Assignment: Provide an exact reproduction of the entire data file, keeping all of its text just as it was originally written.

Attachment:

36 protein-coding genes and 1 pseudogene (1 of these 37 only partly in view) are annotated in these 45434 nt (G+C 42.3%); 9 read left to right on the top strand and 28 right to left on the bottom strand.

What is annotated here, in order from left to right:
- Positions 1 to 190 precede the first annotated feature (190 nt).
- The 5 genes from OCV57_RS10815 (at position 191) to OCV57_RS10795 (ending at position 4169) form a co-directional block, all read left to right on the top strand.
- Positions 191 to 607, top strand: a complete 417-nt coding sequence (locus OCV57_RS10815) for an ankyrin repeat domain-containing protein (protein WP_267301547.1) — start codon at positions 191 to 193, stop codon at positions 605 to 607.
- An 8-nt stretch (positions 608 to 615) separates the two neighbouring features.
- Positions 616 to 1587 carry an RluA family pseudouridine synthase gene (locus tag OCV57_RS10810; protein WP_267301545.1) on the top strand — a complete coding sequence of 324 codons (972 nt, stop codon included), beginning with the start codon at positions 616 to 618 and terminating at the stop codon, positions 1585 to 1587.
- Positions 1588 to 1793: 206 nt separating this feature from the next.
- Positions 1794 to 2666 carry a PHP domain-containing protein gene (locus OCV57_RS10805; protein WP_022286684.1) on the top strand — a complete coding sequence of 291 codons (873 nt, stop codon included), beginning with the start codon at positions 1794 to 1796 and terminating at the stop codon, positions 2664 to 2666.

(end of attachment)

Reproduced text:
36 protein-coding genes and 1 pseudogene (1 of these 37 only partly in view) are annotated in these 45434 nt (G+C 42.3%); 9 read left to right on the top strand and 28 right to left on the bottom strand.

What is annotated here, in order from left to right:
- Positions 1 to 190 precede the first annotated feature (190 nt).
- The 5 genes from OCV57_RS10815 (at position 191) to OCV57_RS10795 (ending at position 4169) form a co-directional block, all read left to right on the top strand.
- Positions 191 to 607, top strand: a complete 417-nt coding sequence (locus OCV57_RS10815) for an ankyrin repeat domain-containing protein (protein WP_267301547.1) — start codon at positions 191 to 193, stop codon at positions 605 to 607.
- An 8-nt stretch (positions 608 to 615) separates the two neighbouring features.
- Positions 616 to 1587 carry an RluA family pseudouridine synthase gene (locus tag OCV57_RS10810; protein WP_267301545.1) on the top strand — a complete coding sequence of 324 codons (972 nt, stop codon included), beginning with the start codon at positions 616 to 618 and terminating at the stop codon, positions 1585 to 1587.
- Positions 1588 to 1793: 206 nt separating this feature from the next.
- Positions 1794 to 2666 carry a PHP domain-containing protein gene (locus OCV57_RS10805; protein WP_022286684.1) on the top strand — a complete coding sequence of 291 codons (873 nt, stop codon included), beginning with the start codon at positions 1794 to 1796 and terminating at the stop codon, positions 2664 to 2666.